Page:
BAHRAIN: Where bloggers are potent troublemakers


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When a secret report incriminating the Bahraini government leaked out to the media, newspapers were too worried to publish it. They turned, instead, to a young blogger to make the information public.

At 30, Ali Abdulemam, a computer engineer, runs, which is considered the largest online town hall for Bahraini activists and bloggers.


“Blogging has allowed us as Bahrainis to breathe some fresh air. As a blogger, you feel that you are helping your country,” he said in an interview with the Los Angeles Times during a gathering for Arab bloggers organized in Beirut last weekend by a German organization, the Heinrich Böll Foundation.

Abdulemam comes from a Shiite Muslim family that opposes the Sunni-dominated monarchy in Bahrain. Some of his relatives have been jailed for political activism. He was also arrested in 2005 and held for 17 days on charges of insulting the king because of a posting criticizing the royal family that appeared on his website.

The idea of creating a blog came to him when he was 20, at a time when Bahrain was, what he called, an “oppressive” state run by the security services.

“I wanted to create a website where people inside and outside Bahrain could communicate and exchange information,” he said. “There was too little information in the media.”

In the beginning, four people registered on his website; the number has now grown to 50,000 registered members.

Abdulemam said that today, with more than a 150,000 hits daily, his online gathering place has become an open space for criticizing government policies and tackling Bahrain social and political problems. The forum was also posting opposition press releases and keeping track of opposition figures jailed.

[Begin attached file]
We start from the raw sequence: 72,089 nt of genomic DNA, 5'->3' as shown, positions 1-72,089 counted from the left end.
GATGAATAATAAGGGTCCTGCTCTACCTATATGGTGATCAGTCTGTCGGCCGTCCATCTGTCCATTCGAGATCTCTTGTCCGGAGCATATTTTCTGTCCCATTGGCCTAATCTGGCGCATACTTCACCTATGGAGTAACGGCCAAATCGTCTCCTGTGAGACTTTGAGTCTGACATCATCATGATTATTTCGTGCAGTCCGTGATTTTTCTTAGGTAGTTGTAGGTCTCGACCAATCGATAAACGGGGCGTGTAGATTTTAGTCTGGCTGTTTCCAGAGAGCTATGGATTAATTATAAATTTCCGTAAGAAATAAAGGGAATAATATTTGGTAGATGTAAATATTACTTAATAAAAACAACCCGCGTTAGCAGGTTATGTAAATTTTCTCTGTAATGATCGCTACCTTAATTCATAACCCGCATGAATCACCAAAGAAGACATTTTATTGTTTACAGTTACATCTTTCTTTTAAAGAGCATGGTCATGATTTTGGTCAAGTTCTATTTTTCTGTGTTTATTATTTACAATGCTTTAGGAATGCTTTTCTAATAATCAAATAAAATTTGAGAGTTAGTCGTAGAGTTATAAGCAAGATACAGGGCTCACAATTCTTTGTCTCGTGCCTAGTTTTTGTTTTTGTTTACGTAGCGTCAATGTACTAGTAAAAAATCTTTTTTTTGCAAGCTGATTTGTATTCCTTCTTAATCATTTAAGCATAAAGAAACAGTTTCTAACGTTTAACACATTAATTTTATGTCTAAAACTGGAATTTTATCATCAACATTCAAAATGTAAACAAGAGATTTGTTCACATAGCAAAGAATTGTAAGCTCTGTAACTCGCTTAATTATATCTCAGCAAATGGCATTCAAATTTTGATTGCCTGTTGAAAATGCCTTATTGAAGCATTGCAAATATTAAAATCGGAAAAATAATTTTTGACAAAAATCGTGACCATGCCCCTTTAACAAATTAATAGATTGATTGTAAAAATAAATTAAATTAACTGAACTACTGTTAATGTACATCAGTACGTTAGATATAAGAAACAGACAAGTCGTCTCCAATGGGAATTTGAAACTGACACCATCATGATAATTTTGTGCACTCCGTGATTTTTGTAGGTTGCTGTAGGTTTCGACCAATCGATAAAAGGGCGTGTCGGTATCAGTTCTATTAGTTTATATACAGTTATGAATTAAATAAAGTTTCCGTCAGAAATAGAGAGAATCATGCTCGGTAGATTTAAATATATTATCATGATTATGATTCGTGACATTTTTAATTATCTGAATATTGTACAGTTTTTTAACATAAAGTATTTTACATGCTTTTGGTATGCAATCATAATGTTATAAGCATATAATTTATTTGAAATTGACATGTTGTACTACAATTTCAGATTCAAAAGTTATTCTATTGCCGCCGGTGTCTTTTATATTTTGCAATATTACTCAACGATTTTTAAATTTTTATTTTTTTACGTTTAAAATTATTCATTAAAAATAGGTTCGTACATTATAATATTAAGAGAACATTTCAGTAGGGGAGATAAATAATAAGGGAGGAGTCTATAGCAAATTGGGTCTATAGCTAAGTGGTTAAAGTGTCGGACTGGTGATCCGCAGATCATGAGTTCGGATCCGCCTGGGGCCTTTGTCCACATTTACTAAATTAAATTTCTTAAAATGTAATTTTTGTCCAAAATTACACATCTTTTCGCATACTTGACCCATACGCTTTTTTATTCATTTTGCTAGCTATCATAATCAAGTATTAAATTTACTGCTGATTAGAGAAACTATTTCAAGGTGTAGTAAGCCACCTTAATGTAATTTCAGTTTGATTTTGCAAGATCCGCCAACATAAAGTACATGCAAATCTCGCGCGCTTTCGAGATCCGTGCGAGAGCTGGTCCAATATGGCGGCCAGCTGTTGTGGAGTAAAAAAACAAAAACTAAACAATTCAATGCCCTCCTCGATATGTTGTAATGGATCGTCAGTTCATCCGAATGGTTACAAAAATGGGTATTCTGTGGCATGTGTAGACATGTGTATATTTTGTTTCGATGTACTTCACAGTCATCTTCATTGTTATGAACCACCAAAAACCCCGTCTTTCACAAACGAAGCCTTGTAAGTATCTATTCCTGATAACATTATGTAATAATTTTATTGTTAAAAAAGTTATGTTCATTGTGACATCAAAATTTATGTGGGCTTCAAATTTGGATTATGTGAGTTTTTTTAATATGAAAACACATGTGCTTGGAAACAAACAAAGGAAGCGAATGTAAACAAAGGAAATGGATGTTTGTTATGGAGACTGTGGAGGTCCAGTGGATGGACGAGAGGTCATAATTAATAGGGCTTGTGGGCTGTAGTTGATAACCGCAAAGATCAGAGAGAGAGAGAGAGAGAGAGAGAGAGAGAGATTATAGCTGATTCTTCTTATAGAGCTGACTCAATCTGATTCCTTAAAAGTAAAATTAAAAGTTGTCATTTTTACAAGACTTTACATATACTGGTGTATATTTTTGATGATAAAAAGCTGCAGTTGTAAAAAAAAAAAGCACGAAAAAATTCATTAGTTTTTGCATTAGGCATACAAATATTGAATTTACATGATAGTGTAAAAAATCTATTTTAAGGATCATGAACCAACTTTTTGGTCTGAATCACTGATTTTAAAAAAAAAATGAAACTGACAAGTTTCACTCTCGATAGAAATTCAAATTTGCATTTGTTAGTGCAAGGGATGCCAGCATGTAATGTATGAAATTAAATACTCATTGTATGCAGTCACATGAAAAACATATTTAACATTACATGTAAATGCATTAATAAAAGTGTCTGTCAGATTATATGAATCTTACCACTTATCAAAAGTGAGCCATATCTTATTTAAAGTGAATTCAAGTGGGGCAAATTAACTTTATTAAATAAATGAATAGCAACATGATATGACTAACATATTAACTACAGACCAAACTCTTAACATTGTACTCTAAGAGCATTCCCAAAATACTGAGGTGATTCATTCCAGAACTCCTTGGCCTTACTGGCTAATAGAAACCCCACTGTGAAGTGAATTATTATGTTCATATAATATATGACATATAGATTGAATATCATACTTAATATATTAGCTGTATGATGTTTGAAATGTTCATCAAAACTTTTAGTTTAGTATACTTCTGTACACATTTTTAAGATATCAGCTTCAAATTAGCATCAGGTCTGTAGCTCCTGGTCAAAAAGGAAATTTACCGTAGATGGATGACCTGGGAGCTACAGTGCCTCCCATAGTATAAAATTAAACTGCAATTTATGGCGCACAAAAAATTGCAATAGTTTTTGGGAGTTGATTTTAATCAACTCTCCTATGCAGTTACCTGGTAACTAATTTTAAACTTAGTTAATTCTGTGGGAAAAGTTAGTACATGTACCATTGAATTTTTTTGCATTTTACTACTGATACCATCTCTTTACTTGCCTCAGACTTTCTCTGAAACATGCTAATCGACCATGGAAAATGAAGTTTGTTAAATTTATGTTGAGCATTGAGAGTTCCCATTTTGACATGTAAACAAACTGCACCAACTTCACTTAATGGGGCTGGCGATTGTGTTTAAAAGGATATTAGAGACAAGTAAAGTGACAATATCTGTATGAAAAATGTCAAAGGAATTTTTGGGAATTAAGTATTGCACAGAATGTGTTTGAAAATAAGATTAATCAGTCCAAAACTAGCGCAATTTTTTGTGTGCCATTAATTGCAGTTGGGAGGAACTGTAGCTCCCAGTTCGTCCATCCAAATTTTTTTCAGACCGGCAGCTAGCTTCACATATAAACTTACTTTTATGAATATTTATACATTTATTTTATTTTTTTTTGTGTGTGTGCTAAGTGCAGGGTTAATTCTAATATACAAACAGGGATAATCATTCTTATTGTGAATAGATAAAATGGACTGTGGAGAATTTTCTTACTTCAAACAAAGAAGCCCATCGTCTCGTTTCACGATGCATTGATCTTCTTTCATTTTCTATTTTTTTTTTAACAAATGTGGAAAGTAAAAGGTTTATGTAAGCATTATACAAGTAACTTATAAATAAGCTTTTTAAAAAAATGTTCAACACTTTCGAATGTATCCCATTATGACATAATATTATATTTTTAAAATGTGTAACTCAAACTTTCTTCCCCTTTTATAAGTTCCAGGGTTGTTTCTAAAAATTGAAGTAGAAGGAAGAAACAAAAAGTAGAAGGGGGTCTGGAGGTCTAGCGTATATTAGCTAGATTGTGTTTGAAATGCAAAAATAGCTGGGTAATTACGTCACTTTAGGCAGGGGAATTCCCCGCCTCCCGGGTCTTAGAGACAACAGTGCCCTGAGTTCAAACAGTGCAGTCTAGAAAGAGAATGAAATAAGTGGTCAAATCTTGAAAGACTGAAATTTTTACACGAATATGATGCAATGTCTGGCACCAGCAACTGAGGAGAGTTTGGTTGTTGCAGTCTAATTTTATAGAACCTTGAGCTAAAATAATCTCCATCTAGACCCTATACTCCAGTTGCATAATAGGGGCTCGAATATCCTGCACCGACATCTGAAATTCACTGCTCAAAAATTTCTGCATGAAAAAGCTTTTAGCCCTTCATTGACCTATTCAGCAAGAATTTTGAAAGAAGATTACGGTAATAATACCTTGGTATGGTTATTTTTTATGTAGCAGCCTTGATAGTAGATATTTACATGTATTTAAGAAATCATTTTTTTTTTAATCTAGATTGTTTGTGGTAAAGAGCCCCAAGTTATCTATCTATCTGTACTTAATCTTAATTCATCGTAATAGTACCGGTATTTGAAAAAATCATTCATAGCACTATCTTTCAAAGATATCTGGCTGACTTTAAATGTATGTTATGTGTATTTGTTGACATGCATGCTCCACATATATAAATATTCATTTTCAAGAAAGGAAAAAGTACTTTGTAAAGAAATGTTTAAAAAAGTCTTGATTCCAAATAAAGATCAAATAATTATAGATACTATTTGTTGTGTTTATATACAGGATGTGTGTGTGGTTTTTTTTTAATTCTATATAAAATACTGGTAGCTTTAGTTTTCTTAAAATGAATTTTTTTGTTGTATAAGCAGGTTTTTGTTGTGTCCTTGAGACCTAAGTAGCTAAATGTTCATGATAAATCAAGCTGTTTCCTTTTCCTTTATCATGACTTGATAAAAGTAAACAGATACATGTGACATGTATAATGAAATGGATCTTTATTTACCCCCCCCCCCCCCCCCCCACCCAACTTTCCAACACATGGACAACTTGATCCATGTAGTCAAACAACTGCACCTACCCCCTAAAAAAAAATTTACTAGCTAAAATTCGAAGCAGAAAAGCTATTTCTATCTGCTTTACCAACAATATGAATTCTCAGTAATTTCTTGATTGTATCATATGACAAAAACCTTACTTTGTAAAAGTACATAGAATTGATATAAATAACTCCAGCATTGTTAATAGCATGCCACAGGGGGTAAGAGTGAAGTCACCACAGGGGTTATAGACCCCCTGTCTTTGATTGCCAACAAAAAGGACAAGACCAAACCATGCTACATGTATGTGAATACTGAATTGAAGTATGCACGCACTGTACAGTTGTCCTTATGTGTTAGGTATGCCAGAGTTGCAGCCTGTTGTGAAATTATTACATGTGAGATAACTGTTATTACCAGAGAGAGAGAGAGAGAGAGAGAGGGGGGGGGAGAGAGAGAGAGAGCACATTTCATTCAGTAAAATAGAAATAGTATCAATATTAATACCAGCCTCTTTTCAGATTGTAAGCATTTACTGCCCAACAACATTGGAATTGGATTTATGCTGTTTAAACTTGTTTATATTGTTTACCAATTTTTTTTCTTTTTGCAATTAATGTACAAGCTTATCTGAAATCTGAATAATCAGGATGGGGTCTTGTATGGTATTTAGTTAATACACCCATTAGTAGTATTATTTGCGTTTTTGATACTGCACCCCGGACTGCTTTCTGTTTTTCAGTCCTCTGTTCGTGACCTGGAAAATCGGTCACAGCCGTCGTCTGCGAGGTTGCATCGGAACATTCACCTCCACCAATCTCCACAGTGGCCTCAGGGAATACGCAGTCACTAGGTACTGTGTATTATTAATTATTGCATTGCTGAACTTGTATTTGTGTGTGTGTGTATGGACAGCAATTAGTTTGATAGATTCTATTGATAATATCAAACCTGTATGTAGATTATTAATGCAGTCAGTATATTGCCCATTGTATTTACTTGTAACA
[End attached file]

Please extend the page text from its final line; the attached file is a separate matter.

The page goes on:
Since the local media is tightly controlled by political authorities, many people resort to informal websites to seek uncensored information, he said.

“People are seeing the mistakes of the government and they want to freely discuss them,” Abdulemam said. “Blogs are very effective because the society is highly politicized and a lot of people are Internet users.”

But there is the other side of the coin. As tension mounts between Sunni and Shiite Muslims in his tiny Persian Gulf Kingdom governed by the Sunni minority, a flurry of uncontrolled websites are being used to spread sectarian hate messages.

According to Abdulemam, one of these sites issued calls for Shiites “to be killed or sent away to Iran,” which is dominated by Shiite clerics.

This phenomenon has prompted a number of intellectuals and clerics to draft an unofficial code of ethics to prevent the use of the Internet as a tool “to spread hate in the society,” he said.

Abdulemam worries that this will give an excuse for authorities to restrict freedom of expression online.


Ever since 2002, when his forum openly called for boycotting the general elections regarded by the opposition as manipulated by the ruling family, authorities regularly try to shut down his website.

He said that in the past few months, the government has cracked down on bloggers, sending them to jail and allegedly torturing them for material they wrote.

Raed Rafei in Beirut

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